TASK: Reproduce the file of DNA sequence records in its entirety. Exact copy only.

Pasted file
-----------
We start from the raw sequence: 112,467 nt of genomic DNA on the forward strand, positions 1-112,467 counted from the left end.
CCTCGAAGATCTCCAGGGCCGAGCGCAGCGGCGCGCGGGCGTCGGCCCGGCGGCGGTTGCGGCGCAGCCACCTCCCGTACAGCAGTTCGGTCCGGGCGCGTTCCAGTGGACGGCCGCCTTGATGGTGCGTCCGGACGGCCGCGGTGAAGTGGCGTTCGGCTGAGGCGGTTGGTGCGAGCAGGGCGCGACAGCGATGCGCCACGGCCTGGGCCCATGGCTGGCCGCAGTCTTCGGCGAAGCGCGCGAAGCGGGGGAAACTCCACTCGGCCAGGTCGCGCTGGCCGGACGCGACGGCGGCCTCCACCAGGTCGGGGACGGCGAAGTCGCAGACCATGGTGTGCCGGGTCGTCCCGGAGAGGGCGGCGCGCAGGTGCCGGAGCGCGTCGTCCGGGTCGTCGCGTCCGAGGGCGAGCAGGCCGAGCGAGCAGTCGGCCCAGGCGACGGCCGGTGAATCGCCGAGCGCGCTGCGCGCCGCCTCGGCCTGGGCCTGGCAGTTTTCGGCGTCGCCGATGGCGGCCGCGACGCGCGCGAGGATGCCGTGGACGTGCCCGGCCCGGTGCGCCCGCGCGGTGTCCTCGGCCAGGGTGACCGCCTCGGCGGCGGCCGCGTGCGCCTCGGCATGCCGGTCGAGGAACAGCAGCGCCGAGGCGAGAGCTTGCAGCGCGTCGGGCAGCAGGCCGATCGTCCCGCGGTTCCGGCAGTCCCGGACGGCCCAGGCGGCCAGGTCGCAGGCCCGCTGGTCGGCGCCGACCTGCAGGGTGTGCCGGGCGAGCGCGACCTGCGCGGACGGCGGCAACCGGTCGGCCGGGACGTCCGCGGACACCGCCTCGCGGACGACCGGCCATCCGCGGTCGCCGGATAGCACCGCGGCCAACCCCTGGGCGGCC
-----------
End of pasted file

We start from the raw sequence: 112,467 nt of genomic DNA on the forward strand, positions 1-112,467 counted from the left end.
CCTCGAAGATCTCCAGGGCCGAGCGCAGCGGCGCGCGGGCGTCGGCCCGGCGGCGGTTGCGGCGCAGCCACCTCCCGTACAGCAGTTCGGTCCGGGCGCGTTCCAGTGGACGGCCGCCTTGATGGTGCGTCCGGACGGCCGCGGTGAAGTGGCGTTCGGCTGAGGCGGTTGGTGCGAGCAGGGCGCGACAGCGATGCGCCACGGCCTGGGCCCATGGCTGGCCGCAGTCTTCGGCGAAGCGCGCGAAGCGGGGGAAACTCCACTCGGCCAGGTCGCGCTGGCCGGACGCGACGGCGGCCTCCACCAGGTCGGGGACGGCGAAGTCGCAGACCATGGTGTGCCGGGTCGTCCCGGAGAGGGCGGCGCGCAGGTGCCGGAGCGCGTCGTCCGGGTCGTCGCGTCCGAGGGCGAGCAGGCCGAGCGAGCAGTCGGCCCAGGCGACGGCCGGTGAATCGCCGAGCGCGCTGCGCGCCGCCTCGGCCTGGGCCTGGCAGTTTTCGGCGTCGCCGATGGCGGCCGCGACGCGCGCGAGGATGCCGTGGACGTGCCCGGCCCGGTGCGCCCGCGCGGTGTCCTCGGCCAGGGTGACCGCCTCGGCGGCGGCCGCGTGCGCCTCGGCATGCCGGTCGAGGAACAGCAGCGCCGAGGCGAGAGCTTGCAGCGCGTCGGGCAGCAGGCCGATCGTCCCGCGGTTCCGGCAGTCCCGGACGGCCCAGGCGGCCAGGTCGCAGGCCCGCTGGTCGGCGCCGACCTGCAGGGTGTGCCGGGCGAGCGCGACCTGCGCGGACGGCGGCAACCGGTCGGCCGGGACGTCCGCGGACACCGCCTCGCGGACGACCGGCCATCCGCGGTCGCCGGATAGCACCGCGGCCAACCCCTGGGCGGCC